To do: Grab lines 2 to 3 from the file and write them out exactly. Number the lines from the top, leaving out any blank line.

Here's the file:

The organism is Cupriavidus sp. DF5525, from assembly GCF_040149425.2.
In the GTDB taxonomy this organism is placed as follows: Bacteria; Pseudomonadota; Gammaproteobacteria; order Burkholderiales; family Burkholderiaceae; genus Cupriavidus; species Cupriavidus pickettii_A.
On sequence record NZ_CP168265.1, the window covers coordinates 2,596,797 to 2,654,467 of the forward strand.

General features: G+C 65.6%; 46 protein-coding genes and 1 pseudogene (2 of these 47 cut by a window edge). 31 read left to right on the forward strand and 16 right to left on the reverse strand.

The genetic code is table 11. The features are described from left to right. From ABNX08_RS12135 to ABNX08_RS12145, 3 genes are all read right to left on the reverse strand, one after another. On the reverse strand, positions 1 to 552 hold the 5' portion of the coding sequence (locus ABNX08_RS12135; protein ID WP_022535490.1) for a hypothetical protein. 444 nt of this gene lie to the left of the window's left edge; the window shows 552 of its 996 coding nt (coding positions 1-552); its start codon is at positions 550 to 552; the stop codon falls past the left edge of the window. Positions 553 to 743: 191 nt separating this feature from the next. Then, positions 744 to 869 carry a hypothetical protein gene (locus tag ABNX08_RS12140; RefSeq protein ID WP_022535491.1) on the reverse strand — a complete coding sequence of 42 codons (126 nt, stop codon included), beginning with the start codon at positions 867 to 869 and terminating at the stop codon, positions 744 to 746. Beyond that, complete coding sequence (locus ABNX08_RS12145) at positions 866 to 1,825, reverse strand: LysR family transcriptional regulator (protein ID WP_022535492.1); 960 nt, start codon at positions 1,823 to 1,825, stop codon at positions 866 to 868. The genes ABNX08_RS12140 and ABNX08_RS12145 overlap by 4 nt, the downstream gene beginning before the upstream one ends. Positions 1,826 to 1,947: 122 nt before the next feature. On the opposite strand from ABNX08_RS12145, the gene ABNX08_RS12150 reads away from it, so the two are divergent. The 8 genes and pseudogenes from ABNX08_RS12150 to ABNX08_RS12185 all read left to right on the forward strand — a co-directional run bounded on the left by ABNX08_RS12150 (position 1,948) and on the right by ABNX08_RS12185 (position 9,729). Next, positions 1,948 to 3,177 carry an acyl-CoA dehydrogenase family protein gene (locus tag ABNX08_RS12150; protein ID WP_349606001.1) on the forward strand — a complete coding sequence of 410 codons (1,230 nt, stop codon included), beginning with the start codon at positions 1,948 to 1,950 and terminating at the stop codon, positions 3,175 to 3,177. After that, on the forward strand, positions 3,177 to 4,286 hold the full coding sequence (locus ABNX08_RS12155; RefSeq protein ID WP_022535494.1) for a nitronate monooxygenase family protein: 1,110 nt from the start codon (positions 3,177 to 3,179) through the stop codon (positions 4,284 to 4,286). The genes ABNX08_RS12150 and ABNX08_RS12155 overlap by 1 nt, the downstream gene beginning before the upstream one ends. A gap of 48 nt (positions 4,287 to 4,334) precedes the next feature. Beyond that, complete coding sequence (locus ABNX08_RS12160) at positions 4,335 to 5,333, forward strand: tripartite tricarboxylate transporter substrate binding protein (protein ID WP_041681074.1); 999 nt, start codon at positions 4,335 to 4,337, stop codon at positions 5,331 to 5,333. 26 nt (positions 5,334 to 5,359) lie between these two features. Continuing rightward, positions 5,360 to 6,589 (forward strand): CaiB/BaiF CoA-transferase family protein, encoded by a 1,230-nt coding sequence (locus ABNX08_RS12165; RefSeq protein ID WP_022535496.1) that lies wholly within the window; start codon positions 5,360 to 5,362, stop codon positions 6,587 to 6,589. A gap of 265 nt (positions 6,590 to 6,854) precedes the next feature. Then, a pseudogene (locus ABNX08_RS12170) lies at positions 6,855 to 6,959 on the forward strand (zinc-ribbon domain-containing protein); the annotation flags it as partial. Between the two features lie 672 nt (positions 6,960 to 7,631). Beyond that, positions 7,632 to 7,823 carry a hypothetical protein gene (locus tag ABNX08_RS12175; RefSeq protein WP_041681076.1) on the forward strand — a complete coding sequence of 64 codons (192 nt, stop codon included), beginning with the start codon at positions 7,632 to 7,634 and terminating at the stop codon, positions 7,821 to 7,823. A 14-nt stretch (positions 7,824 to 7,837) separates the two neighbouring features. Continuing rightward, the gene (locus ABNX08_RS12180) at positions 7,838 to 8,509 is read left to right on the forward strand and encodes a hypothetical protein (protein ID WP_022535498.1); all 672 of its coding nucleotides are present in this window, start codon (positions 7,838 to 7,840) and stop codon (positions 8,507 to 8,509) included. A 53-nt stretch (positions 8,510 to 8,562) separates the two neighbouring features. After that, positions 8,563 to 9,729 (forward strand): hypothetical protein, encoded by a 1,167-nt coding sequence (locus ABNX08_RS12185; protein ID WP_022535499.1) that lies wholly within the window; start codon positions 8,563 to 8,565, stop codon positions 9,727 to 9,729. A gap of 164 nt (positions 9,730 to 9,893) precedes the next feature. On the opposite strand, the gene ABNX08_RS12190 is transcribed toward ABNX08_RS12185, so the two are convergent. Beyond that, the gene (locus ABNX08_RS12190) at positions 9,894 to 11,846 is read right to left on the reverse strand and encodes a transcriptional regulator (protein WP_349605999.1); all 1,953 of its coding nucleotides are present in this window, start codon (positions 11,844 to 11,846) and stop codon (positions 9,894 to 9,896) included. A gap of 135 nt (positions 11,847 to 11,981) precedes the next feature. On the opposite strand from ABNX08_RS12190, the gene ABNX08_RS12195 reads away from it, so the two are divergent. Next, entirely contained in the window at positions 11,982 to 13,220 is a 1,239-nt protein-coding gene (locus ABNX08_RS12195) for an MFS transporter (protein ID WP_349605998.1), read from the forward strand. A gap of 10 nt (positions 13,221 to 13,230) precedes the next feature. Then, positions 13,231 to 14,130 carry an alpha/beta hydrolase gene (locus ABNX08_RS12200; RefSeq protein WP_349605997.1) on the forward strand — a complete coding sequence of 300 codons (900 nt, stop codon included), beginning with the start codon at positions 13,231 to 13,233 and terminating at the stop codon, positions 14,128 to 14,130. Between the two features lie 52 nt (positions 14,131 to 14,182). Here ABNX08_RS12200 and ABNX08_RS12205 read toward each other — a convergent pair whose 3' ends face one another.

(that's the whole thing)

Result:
In the GTDB taxonomy this organism is placed as follows: Bacteria; Pseudomonadota; Gammaproteobacteria; order Burkholderiales; family Burkholderiaceae; genus Cupriavidus; species Cupriavidus pickettii_A.
On sequence record NZ_CP168265.1, the window covers coordinates 2,596,797 to 2,654,467 of the forward strand.